The still much-celebrated market forces in complex societies also happen to produce interpersonal relationships with a degree of anonymity which are characteristically “modern” and therefore removed from some of the dependencies and mutual aid associated with village and extended family life. Market relationships are necessarily contingent on variable prices and, consequently, the time-bound desires of the buyer for the product or service on offer are by definition inconstant:  the potential buyer moves on to another potential seller if they see no prospect of satisfying their wishes at the desired price point with the first potential seller.  When the service offered for sale is the labor of an individual, that individual must often move to find employment or take advantage of the potential for better employment, often removing themselves physically from the traditional support network in which they grew up.  Because of the anomie and physical displacement produced by market relationships, we have seen a trend toward the growth of bureaucracies and civil servants, who are funded to deliver various connective services which are viewed by most people who use them as either a “good” or a “necessary evil” to supplement the functions of families and spontaneously-arising communities and relationships.

The current struggle in the US over benefit levels and accounting mechanisms of the Social Security retirement income system is just one poignant and central example of the role of government in providing a connective service (as well as provide adequate liquidity in demand-starved social sectors) in a market economy.  A market economy tends to attenuate the support networks of the extended family for many of those who sell their labor for a living as well as for small business owners that do not earn enough income from their property or business to employ or support their extended family via the family business.  The labor market in an advanced or internationalized market economy requires individuals to be more mobile than the physical support networks that many families can provide.   Younger people move away from their families in search of opportunity or to increase personal fulfillment, sometimes across national boundaries.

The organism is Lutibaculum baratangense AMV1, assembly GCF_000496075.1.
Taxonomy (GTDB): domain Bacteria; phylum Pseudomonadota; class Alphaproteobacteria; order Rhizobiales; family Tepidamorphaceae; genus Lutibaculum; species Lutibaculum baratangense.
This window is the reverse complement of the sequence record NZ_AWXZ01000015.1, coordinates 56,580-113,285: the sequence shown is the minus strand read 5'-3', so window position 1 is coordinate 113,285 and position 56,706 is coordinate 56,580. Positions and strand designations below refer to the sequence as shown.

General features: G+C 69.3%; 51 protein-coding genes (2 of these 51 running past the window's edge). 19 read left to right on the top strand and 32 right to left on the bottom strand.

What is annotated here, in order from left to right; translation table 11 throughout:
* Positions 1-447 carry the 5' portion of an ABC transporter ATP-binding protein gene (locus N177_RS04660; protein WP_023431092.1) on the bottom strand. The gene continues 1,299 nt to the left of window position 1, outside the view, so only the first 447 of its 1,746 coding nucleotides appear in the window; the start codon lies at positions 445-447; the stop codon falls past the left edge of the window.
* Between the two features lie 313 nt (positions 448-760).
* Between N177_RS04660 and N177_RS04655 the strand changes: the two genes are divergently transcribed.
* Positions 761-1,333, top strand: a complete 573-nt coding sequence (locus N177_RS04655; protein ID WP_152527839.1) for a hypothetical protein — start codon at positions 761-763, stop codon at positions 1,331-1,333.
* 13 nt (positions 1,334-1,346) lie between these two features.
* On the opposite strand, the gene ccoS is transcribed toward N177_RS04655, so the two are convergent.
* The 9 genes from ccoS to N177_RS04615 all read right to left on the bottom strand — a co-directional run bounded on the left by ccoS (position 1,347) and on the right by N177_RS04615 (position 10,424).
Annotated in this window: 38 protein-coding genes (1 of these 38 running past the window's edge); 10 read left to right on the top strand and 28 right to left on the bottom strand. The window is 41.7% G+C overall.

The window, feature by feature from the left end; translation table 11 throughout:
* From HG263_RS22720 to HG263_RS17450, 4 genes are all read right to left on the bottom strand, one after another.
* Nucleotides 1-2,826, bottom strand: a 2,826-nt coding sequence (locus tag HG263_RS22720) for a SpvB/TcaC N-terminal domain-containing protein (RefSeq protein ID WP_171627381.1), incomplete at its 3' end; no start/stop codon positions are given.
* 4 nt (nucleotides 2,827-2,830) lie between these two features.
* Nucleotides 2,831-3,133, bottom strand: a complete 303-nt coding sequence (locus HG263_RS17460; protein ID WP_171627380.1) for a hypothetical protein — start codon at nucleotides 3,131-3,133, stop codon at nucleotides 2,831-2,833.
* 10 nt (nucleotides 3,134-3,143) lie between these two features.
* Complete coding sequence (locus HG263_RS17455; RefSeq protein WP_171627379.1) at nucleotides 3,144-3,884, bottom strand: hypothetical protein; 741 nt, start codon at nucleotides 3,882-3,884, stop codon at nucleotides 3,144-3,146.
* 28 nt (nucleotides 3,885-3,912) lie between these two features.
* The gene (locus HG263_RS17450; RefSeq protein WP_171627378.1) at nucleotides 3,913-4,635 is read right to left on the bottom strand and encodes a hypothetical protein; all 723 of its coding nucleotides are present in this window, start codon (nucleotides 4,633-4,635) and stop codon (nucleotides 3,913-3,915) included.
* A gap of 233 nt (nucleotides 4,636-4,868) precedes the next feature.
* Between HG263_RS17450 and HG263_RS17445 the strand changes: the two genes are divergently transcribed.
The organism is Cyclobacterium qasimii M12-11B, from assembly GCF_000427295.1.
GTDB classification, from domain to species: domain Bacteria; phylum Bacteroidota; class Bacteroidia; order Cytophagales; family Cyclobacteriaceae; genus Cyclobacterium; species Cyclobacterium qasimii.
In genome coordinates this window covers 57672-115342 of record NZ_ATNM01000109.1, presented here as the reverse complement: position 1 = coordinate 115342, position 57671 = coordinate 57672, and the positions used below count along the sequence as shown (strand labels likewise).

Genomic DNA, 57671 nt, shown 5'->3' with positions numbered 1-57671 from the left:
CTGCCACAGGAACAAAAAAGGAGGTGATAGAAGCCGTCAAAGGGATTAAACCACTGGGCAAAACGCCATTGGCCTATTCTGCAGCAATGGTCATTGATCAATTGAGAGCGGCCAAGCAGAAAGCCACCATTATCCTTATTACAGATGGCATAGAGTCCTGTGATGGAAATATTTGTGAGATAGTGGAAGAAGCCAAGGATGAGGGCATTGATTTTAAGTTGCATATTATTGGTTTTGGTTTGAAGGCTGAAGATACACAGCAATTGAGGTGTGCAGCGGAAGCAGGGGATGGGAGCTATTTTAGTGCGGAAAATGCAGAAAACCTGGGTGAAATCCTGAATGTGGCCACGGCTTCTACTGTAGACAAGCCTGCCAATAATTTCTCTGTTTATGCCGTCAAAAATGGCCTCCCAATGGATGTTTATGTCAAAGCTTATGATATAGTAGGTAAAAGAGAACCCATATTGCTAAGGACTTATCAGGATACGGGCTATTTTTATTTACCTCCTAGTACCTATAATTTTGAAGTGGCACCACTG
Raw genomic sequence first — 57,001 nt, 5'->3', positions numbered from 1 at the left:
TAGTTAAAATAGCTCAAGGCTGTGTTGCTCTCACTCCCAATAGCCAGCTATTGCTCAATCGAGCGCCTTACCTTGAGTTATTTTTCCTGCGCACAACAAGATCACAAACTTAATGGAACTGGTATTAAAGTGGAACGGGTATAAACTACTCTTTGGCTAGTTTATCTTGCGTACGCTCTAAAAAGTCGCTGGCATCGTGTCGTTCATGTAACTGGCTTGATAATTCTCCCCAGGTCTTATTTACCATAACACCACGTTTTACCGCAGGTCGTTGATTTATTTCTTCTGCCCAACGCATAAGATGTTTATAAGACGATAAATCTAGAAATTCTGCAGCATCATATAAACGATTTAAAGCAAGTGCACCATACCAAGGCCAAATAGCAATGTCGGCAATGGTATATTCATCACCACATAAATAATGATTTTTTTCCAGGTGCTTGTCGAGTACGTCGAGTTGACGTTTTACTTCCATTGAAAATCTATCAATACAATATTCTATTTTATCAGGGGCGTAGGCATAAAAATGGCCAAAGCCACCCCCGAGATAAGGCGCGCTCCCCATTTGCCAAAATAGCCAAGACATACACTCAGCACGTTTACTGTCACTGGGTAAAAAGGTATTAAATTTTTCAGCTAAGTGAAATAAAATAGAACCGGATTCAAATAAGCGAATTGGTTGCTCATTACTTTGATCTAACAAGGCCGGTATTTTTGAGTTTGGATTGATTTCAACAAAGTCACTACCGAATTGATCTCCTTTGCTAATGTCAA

In this context, older people into their years of infirmity must often pay for goods and services which previously were supplied by younger relatives or not supplied at all, the latter result leading to “Dickensian” levels of abject misery and squalor.  A public elder pension system is an accommodation to a number of realities related to the lifetime earnings and saving potential of the average worker as well as the increased real demand for monetary income in a context where older people must buy goods and services rather than live entirely within the non-monetary reciprocity network of an extended family.  One cannot have a market economy without labor mobility and attenuated extended family networks; ultimately a secure elder pension system that covers the basic expenses of the old is a compassionate, civilized solution that does not rely upon extraordinary good fortune, wealth, or familial cohesion in every family.

Inspired by the schematic social and economic theory of neoclassical economics laced with “Austrian” economics, the neoliberal political trend of the last 40 years has idealized the market and demonized government leading now during the current post-financial crisis austerity, to a hollowing out of government’s role in society and the economy.  Attacking the connecting functions of government in society both through propaganda and also through changes in government policy, neoliberals in combination with their more idealistic libertarian faction have acted as agents of a chronic “wasting disease” that “eats” the connective functions of government and society more generally.  We are now seeing the results of these attacks, as physical and social infrastructure crumbles under the false pretense that there are not enough financial resources to bring to bear on these vital social needs. 

There is. in the current organized political attack upon the costs of supplying these connective goods and services, the assumption of an extraordinary social order, a utopia, which is often not openly and frankly discussed by its advocates or, for that matter, its critics.  This fantasied social order would have the dynamism and mobility of a market economy with the traditional family cohesion of a tribal society, a physical impossibility and an historical novelty.

Empathy and Human Solidarity